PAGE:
A little while ago I received what was, without a shadow of a doubt, the very best introductory email I will ever receive. So good in fact that I framed it and it now sits on my desk in a gold frame.
Normally I shy away from profanity, particularly professionally, but sometimes it makes things significantly more amusing. While the content is funny, the perception of the digital marketing industry as a whole should be a shock or perhaps a wakeup call.
Unfortunately the term “SEO wanker” is not a rare perception. Nor is it unjustified within the industry for a variety of reasons:
4 Types of “SEO Wanker”
1. Snake oil salesman – An industry like SEO has a very low barrier to entry. In fact, all you have to do is say “I sell SEO”. This leaves the gates wide open for opportunistic scam artists who make crazy promises. I think these fit the phrase “SEO wanker” rather well.
While there are now digital marketing courses available that include SEO, the industry changes so fast that it’s nearly impossible for most of these courses to keep up. All a client really has to go on is previous performance, testimonials and references.
2. The Salesman – These are the people that are so focussed on profit and closing deals that they forget the interests of their clients. While they are not necessarily selling snake oil, their presentations will be just as slick but the follow-up, the actual service, often lacks that same dazzle. It’s all about the numbers for these people and no client wants to feel like a number.
Sign the dotted line and you’re tied in for the duration of your contract no matter what the service. These people are addicted to the sales buzz and don’t share the same passion for the actual work.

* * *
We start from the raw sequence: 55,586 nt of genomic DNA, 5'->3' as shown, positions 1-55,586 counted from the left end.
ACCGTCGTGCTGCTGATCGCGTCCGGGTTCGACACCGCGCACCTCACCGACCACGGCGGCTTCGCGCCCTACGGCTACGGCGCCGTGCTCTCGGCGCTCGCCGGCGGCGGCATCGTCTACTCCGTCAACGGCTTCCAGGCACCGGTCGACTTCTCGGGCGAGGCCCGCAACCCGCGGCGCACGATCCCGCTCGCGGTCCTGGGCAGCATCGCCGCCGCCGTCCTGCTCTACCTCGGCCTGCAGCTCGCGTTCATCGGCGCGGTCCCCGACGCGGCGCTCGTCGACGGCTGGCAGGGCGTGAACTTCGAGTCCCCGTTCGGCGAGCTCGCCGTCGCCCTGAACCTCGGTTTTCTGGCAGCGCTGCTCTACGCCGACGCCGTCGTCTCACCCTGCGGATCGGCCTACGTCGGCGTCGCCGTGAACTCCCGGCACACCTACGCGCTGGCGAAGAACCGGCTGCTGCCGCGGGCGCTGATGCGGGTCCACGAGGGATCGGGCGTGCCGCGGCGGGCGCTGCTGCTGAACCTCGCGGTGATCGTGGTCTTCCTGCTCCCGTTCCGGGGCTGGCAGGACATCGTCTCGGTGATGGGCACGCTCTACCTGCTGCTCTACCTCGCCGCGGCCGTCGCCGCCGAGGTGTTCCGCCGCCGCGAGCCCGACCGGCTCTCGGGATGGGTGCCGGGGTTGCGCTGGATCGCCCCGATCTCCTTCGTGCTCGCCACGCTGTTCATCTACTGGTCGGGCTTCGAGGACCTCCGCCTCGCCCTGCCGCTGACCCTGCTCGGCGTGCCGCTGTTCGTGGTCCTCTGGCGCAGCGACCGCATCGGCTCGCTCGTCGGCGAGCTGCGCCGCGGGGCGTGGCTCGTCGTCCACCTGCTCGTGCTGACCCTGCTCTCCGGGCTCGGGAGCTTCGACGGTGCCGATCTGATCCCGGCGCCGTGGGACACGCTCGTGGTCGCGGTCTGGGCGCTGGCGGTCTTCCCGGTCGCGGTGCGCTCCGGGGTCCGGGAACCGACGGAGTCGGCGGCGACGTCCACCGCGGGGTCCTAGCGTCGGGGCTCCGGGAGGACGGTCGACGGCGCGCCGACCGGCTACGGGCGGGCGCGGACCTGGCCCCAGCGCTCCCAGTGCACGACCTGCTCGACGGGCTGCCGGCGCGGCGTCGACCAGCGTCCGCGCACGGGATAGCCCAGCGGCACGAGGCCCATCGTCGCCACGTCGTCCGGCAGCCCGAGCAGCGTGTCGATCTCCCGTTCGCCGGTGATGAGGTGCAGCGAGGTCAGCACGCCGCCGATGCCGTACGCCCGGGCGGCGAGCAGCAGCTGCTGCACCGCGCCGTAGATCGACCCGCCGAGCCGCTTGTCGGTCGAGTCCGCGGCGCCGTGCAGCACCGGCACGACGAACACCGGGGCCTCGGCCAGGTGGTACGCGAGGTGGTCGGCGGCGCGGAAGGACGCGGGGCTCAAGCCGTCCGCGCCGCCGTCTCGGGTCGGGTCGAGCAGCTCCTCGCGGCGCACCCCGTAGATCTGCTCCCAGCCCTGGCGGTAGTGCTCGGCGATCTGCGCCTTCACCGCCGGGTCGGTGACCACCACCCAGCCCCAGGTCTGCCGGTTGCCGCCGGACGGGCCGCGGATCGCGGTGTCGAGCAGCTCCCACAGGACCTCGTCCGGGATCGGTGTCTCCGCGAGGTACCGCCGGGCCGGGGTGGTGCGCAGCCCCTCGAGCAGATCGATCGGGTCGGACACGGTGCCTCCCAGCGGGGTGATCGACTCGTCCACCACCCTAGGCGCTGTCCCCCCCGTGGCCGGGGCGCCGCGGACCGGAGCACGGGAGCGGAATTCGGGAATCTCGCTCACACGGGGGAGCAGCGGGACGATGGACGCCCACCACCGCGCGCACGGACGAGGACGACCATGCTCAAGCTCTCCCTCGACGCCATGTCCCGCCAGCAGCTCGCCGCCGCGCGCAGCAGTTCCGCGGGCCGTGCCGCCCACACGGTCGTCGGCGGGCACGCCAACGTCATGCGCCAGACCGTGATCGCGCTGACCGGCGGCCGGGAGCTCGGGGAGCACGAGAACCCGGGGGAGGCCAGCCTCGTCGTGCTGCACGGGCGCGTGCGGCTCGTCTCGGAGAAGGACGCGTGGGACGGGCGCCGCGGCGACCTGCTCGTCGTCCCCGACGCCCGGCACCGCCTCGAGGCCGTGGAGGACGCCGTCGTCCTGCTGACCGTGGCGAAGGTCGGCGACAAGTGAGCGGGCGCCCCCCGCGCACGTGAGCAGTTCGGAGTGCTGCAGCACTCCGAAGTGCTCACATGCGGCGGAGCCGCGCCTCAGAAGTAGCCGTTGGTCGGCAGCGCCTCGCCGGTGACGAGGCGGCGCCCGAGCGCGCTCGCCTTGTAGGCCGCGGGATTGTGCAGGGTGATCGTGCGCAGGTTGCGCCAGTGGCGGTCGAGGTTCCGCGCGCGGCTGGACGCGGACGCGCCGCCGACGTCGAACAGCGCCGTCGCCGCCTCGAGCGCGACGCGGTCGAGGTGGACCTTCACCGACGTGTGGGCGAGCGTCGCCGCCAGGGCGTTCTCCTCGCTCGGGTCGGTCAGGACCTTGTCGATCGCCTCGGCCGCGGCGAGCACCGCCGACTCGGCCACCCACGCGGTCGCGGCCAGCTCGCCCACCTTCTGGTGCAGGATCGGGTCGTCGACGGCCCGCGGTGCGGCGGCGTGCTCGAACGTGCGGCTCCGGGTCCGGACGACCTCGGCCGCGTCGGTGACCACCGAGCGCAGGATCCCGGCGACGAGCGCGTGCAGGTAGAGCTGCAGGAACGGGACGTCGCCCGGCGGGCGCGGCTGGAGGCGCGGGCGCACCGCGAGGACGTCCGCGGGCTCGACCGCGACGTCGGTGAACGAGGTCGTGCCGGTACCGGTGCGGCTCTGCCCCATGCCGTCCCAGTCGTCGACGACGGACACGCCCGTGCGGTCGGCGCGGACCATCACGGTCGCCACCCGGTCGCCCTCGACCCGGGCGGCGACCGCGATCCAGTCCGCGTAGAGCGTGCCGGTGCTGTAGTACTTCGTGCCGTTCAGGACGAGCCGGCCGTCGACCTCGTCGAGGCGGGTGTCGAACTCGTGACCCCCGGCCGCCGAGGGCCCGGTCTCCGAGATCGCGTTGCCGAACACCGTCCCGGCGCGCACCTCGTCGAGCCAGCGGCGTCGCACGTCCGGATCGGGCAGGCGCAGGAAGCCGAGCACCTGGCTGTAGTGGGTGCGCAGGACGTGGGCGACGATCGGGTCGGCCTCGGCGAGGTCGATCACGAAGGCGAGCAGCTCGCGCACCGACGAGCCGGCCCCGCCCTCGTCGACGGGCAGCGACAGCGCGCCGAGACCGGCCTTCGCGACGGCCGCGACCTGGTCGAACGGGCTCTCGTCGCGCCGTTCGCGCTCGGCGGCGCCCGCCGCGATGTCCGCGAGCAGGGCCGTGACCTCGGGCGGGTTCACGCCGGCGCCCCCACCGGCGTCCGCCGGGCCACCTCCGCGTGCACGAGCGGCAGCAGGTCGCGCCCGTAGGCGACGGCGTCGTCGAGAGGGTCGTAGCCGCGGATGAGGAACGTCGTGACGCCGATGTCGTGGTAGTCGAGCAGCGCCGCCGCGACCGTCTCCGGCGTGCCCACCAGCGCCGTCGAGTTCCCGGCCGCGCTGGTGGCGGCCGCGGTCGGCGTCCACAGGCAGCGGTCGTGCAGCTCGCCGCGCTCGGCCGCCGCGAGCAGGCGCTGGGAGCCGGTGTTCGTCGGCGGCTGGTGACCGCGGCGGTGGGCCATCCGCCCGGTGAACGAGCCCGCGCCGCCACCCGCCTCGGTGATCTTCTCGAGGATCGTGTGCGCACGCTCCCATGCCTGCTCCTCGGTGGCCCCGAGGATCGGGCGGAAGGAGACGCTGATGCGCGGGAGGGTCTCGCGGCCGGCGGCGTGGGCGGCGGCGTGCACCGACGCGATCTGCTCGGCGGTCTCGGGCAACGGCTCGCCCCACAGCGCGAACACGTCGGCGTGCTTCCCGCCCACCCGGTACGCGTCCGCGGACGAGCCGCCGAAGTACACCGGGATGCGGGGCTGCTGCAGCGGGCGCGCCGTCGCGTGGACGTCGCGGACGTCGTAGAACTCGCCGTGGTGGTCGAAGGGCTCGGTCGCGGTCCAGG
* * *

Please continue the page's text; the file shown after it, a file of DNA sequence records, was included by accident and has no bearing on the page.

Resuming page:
3. The damaged geeks. The industry attracts geeks who love code more than social interaction and that’s fine. These are not the people I’m talking about. I’m talking about the ones with a chip on their shoulder probably picked up through schoolyard bullying who now overcompensate in the adult world. These are the ones that sneer at your lack of comprehension when they come out with an endless string of industry technical jargon. They’ve been make feel small growing up, now it’s time for revenge!
Bullying is never acceptable, neither is that kind of unhelpful point scoring in a working relationship where you’re supposed to be on the same team.
4. The know-it-alls / non listeners – Have been in the industry for years and are going to tell you exactly what you need to do. The only problem is they aren’t listening to your own requirements. Every company is different and has different objectives, even if these are sometimes slight. They all have unique selling points that would be the basis of an offline marketing campaign. The know it all tends to stick to doing what has “always worked for me before” rather than take the time to heed client input.
Worse again is the know-it-all who appears to listen to what you are saying, but then goes and does their own thing regardless.
Can you add to the list? I really hope not, but comment away if there’s a type of wanker I’ve forgotten in the digital marketing industry.
Sad state of affairs
It’s a sad day when you realise that “normal” as a personal quality is held as a rarely obtainable ideal in your industry. The one that truly shocks me though is when I am thanked for a client for being honest with them. Surely that is a basic requirement for business? A large proportion of my work involves experimentation. I keep my clients informed of what I’m doing and tell them what worked and what didn’t. The “didn’t” part seems to be omitted by some of my peers.
Perhaps it’s time we digital marketers as a whole embraced the fact that it’s ok to say “I don’t know” if you don’t. “I don’t know, but I’ll find out” is better though. How about “I don’t know but that’s interesting, lets see if we can work out a way of testing that” is what I’d be looking for though.
The introduction email text
Ian meet Ciara; Ciara meet Ian.
As I understand it, Ciara is looking to hire an outfit to manage her AdWords, make SEO suggestions, and investigate job-title targeted ads on LinkedIn.
Also as I understand it, Ian is a normal human and not an SEO wanker, with a reasonable cost basis and no strangulating contracts.
Go forth and see if you can do business?